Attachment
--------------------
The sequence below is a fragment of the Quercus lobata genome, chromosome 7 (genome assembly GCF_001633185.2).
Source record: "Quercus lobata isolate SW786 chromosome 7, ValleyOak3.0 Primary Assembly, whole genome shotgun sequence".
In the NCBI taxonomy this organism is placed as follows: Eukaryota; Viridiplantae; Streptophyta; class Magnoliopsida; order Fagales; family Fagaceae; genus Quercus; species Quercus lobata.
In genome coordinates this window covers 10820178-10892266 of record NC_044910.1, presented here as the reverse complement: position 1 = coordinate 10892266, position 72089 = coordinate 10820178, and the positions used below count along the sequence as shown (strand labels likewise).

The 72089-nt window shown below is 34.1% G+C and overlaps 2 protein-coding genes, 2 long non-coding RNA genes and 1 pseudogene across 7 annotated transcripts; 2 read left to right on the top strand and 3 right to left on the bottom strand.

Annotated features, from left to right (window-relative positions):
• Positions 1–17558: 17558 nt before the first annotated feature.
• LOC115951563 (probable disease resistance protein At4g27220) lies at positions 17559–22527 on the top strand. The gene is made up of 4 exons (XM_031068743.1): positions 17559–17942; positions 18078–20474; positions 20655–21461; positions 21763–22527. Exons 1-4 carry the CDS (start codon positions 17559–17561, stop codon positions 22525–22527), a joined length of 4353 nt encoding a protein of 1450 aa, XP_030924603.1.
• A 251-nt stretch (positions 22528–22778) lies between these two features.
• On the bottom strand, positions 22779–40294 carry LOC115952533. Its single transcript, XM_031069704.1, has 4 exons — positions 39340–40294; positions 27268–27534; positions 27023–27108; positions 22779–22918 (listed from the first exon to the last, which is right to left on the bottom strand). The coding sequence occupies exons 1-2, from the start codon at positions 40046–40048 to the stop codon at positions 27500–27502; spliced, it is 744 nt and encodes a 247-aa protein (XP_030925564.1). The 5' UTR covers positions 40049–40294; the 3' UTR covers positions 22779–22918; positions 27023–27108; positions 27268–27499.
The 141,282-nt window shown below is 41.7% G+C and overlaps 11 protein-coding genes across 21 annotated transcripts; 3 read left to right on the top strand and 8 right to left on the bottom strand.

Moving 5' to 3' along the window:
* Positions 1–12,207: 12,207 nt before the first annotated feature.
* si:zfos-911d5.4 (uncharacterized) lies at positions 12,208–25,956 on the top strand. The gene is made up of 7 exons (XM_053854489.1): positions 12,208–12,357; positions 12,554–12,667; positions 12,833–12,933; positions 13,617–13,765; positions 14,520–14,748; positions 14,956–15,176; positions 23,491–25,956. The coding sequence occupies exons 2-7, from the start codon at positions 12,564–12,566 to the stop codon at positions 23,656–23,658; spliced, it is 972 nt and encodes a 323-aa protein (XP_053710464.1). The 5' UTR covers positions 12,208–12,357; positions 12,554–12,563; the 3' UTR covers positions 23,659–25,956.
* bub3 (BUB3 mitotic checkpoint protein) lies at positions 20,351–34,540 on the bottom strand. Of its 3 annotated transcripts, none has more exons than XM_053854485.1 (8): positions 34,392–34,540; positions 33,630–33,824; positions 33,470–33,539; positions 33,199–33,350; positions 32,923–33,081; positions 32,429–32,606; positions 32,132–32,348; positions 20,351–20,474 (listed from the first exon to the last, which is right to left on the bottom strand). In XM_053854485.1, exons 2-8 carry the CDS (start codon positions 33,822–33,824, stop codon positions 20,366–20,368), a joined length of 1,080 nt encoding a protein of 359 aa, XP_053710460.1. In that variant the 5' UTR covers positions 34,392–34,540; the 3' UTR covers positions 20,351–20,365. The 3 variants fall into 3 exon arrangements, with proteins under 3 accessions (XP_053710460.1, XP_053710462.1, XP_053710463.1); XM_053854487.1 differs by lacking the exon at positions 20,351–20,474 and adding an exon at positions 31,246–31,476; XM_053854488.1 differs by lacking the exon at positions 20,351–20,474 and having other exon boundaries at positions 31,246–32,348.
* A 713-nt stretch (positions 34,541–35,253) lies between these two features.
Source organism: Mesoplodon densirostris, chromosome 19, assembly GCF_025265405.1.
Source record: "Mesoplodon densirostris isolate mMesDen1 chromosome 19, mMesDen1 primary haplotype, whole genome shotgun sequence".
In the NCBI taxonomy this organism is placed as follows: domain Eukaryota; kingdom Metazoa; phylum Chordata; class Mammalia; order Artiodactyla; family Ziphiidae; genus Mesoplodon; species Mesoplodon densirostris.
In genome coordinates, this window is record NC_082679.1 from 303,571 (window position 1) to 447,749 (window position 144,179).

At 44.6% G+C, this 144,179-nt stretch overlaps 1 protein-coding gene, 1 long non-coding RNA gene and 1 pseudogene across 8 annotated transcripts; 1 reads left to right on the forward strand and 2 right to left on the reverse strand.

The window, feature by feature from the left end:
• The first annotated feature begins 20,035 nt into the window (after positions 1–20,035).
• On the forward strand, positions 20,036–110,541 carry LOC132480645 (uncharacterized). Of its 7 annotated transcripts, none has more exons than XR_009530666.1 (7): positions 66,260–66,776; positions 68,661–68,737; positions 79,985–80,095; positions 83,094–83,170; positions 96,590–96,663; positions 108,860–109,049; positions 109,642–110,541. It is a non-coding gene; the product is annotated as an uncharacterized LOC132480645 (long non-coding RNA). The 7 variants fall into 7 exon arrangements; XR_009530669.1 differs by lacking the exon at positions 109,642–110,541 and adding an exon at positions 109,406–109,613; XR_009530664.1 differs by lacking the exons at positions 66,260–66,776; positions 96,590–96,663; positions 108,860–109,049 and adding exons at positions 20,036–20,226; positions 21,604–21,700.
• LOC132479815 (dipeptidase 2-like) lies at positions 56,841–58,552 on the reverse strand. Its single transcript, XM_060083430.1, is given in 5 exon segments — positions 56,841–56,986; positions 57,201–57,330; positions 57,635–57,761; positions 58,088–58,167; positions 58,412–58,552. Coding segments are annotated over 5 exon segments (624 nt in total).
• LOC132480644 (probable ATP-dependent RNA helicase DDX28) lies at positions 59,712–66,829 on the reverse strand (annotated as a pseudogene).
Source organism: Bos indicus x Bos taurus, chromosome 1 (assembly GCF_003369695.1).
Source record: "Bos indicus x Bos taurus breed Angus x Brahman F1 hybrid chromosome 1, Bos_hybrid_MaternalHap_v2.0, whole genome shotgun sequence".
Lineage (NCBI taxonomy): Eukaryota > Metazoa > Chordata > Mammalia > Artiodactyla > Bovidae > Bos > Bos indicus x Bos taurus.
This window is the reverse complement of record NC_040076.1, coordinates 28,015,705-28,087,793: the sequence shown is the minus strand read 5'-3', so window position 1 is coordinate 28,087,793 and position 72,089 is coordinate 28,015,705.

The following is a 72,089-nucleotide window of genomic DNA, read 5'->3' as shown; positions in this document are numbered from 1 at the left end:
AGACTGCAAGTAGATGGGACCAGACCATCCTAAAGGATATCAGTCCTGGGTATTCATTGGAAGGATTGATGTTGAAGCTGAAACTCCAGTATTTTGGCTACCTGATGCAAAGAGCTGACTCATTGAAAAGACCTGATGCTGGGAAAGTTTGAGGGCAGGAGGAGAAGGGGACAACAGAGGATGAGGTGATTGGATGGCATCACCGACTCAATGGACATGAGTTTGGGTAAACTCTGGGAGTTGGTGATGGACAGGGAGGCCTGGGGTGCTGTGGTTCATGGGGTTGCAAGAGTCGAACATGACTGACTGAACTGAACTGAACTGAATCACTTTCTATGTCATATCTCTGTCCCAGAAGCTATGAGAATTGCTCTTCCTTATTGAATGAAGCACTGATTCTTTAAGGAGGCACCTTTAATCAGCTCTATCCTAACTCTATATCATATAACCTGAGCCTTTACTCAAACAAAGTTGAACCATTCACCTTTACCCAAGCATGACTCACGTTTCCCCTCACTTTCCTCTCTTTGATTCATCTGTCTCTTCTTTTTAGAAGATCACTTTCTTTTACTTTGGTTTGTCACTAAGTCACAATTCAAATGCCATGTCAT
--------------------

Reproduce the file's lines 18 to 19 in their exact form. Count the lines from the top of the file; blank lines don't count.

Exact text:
Source record: "Mesoplodon densirostris isolate mMesDen1 chromosome 19, mMesDen1 primary haplotype, whole genome shotgun sequence".
In the NCBI taxonomy this organism is placed as follows: domain Eukaryota; kingdom Metazoa; phylum Chordata; class Mammalia; order Artiodactyla; family Ziphiidae; genus Mesoplodon; species Mesoplodon densirostris.